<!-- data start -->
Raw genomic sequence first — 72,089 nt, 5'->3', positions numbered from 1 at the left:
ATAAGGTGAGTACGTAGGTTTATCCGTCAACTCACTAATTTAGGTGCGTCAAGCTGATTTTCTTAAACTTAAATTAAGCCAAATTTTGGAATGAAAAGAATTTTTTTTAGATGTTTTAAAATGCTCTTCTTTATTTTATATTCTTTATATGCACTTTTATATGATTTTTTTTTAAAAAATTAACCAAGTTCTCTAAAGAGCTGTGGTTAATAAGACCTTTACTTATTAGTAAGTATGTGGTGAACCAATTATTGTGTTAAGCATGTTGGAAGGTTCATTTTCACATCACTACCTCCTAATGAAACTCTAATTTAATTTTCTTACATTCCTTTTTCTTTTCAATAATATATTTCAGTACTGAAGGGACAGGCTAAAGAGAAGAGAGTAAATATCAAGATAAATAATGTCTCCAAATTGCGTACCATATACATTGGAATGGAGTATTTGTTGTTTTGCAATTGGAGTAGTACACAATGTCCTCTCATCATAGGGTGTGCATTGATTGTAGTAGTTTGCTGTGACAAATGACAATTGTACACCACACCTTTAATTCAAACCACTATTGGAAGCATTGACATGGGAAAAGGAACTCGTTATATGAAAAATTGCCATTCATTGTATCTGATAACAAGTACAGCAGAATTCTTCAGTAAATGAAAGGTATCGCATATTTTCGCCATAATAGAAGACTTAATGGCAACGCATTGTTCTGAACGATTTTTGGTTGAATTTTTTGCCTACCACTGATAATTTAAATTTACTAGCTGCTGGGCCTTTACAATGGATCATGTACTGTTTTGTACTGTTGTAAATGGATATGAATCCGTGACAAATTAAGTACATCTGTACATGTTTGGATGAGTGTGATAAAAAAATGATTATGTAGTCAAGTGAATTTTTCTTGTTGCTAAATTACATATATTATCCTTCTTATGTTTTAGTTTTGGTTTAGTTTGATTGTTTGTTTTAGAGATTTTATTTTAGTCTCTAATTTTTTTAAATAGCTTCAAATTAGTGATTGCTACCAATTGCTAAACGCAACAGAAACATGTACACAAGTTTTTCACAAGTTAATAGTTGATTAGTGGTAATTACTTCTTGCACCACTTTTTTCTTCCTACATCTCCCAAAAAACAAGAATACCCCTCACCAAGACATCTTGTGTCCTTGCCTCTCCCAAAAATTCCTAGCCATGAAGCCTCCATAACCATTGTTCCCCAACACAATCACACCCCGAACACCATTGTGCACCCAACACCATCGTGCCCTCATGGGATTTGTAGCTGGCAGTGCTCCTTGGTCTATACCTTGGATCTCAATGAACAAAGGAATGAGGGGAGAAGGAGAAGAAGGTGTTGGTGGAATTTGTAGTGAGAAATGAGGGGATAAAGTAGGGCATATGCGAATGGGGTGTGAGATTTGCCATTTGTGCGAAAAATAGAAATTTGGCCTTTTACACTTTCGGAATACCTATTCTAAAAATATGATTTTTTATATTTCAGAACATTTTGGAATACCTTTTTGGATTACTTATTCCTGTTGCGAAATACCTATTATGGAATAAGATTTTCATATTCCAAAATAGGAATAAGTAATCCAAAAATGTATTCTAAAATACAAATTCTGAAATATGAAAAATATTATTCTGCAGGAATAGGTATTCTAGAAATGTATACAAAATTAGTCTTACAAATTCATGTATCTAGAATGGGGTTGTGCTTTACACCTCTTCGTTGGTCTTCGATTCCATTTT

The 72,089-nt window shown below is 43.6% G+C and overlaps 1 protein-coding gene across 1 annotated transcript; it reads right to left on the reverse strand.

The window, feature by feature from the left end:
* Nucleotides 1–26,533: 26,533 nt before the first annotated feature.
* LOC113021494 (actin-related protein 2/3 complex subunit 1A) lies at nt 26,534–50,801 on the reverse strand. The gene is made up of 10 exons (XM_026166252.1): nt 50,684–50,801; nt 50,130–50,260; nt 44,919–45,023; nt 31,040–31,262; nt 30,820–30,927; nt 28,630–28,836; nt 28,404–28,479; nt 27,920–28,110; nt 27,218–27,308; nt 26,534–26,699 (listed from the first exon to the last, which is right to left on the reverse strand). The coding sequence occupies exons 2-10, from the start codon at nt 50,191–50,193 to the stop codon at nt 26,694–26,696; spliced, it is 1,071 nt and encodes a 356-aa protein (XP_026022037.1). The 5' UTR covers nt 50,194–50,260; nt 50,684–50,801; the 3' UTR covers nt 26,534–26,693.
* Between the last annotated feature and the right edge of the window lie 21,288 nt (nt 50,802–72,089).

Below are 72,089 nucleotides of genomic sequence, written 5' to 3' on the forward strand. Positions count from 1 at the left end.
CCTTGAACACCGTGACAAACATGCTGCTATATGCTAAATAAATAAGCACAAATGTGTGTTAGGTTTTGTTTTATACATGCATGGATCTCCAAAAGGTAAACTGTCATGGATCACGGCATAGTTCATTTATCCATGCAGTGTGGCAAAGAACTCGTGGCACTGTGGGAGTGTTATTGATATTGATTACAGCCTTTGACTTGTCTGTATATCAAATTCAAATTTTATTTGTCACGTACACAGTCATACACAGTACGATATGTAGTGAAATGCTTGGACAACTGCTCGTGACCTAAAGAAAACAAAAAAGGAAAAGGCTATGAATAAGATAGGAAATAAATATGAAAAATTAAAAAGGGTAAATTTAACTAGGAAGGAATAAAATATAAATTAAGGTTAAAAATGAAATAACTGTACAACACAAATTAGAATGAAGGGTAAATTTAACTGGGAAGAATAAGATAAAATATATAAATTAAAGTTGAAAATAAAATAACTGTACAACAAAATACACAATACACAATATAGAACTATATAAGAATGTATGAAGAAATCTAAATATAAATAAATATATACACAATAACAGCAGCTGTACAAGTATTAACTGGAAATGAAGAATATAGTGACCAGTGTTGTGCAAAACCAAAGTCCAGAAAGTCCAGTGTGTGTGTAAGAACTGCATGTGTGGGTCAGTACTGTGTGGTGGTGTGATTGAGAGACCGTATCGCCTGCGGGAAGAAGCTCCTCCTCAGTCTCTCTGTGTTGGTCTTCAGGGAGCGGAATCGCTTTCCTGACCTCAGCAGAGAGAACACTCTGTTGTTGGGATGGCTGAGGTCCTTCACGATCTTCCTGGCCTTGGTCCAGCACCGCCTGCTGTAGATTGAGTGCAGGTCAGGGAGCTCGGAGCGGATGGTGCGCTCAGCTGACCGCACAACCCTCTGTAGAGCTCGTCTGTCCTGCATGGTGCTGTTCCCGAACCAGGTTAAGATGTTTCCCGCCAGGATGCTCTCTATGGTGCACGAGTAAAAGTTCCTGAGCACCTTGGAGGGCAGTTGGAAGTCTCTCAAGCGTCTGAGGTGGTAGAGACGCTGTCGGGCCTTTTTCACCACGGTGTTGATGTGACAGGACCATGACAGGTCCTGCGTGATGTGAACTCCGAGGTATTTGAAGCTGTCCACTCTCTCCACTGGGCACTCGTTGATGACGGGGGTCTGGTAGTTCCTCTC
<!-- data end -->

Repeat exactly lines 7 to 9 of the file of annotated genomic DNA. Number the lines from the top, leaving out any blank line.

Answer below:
* Between the last annotated feature and the right edge of the window lie 21,288 nt (nt 50,802–72,089).

Below are 72,089 nucleotides of genomic sequence, written 5' to 3' on the forward strand. Positions count from 1 at the left end.
CCTTGAACACCGTGACAAACATGCTGCTATATGCTAAATAAATAAGCACAAATGTGTGTTAGGTTTTGTTTTATACATGCATGGATCTCCAAAAGGTAAACTGTCATGGATCACGGCATAGTTCATTTATCCATGCAGTGTGGCAAAGAACTCGTGGCACTGTGGGAGTGTTATTGATATTGATTACAGCCTTTGACTTGTCTGTATATCAAATTCAAATTTTATTTGTCACGTACACAGTCATACACAGTACGATATGTAGTGAAATGCTTGGACAACTGCTCGTGACCTAAAGAAAACAAAAAAGGAAAAGGCTATGAATAAGATAGGAAATAAATATGAAAAATTAAAAAGGGTAAATTTAACTAGGAAGGAATAAAATATAAATTAAGGTTAAAAATGAAATAACTGTACAACACAAATTAGAATGAAGGGTAAATTTAACTGGGAAGAATAAGATAAAATATATAAATTAAAGTTGAAAATAAAATAACTGTACAACAAAATACACAATACACAATATAGAACTATATAAGAATGTATGAAGAAATCTAAATATAAATAAATATATACACAATAACAGCAGCTGTACAAGTATTAACTGGAAATGAAGAATATAGTGACCAGTGTTGTGCAAAACCAAAGTCCAGAAAGTCCAGTGTGTGTGTAAGAACTGCATGTGTGGGTCAGTACTGTGTGGTGGTGTGATTGAGAGACCGTATCGCCTGCGGGAAGAAGCTCCTCCTCAGTCTCTCTGTGTTGGTCTTCAGGGAGCGGAATCGCTTTCCTGACCTCAGCAGAGAGAACACTCTGTTGTTGGGATGGCTGAGGTCCTTCACGATCTTCCTGGCCTTGGTCCAGCACCGCCTGCTGTAGATTGAGTGCAGGTCAGGGAGCTCGGAGCGGATGGTGCGCTCAGCTGACCGCACAACCCTCTGTAGAGCTCGTCTGTCCTGCATGGTGCTGTTCCCGAACCAGGTTAAGATGTTTCCCGCCAGGATGCTCTCTATGGTGCACGAGTAAAAGTTCCTGAGCACCTTGGAGGGCAGTTGGAAGTCTCTCAAGCGTCTGAGGTGGTAGAGACGCTGTCGGGCCTTTTTCACCACGGTGTTGATGTGACAGGACCATGACAGGTCCTGCGTGATGTGAACTCCGAGGTATTTGAAGCTGTCCACTCTCTCCACTGGGCACTCGTTGATGACGGGGGTCTGGTAGTTCCTCTC